After diving under the ground on bolts of lighting, aliens re-emerge, driving massive implements of destruction and killing every human being in their paths. This Steven Spielberg 2005 take on the H.G. Wells story follows Ray (Tom Cruise, The Mummy) and his two children as they run and do whatever they can to survive.

"Well there's something you don't see every day"

The aliens arrive via an apparent storm, and right from that moment, you know you're in for a big budget, big screen blockbuster film, and when Spielberg is involved, that's almost assured to be gold. After the initial destruction, we get to know the characters a bit more--Cruise is really good as Ray, an every day blue collar guy who, though he loves his kids, isn't quite sure how to protect them--we don't get the story of an every day guy who is suddenly the world's ultimate survivalist with all the answers here--Ray is flawed, scared, and never sure he is doing the right thing, and Cruise plays that role surprisingly well. After seeing their tripod machines and snake-like cameras, we finally get a look at the aliens, and they are actually fairly frightening looking.

"Say, do ya have any Germ-X handy?"

The main drawback to this film is Rays kids--they are SO over-the-top irritating that one has to wonder how Ray managed not to smack them repeatedly--I would pay money to be able to enter the movie world, track Robbie down, and beat the living hell out of the kid. They whine, scream, and overall make poor Ray's life even worse than it already was--it's a wonder he didn't just surrender himself to the aliens to escape the kids. The ending, which ties into what I just said, also fails to deliver the punch you are expecting, but overall, I still find War of the Worlds to be an entertaining, fun film to watch every couple of years.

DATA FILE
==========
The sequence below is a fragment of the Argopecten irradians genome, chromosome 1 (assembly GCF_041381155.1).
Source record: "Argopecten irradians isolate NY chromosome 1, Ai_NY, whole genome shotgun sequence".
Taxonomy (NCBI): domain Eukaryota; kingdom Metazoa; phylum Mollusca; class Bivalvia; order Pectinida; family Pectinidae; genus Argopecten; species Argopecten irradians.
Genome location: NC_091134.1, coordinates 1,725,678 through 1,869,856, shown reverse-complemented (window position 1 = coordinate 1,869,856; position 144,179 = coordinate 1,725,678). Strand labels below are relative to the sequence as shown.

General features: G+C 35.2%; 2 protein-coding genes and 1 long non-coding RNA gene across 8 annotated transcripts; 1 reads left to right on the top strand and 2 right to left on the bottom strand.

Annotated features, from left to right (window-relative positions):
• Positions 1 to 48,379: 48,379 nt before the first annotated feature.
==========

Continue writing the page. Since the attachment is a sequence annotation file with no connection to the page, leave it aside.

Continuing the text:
On A Scale Of One To Ten: 7


War of the World Movie Trailer

Monday, July 10, 2017

THE BYE BYE MAN

The Bye Bye Man Movie Trailer

We start off in 1969, where a man grabs a shotgun and shoots everybody--including himself-- familiar with a certain name. Flash forward to modern times, and eventually some college kids discover writings left by the shotgun -wielding madman, and repeat what he was saying--"don't think it, don't say it"--over and over again. The name, as you probably know, is The Bye Bye Man, who will appear, alongside his trusty pet dog, to destroy the lives of anybody who dares know of him.

"Who said it?! Who thought it?!"

Who is The Bye Bye Man? Where did he come from? We don't know--nor do we ever really find out, which is just one of many problems with this film that, surprisingly, actually hit the big screen. Some other problems include a very shaky (at best) plot, poor (for the most part) acting, a barrage of horror cliches, and characters that are largely unlikable. Not all is bad here, however--there are a couple fairly scary scenes, some twists you may not see coming, and a somewhat decent performance from Douglas Smith as Elliot, the lead character--less impressive is Carrie-Anne Moss (Memento), who seems absolutely bored in her brief appearance. The Bye Bye Man is a so-so horror film that is so unoriginal it is destined to be lost in the ever-growing shuffle of forgettable horror films of this decade. 

On A Scale Of One To Ten: 5


The Bye Bye Man Movie Trailer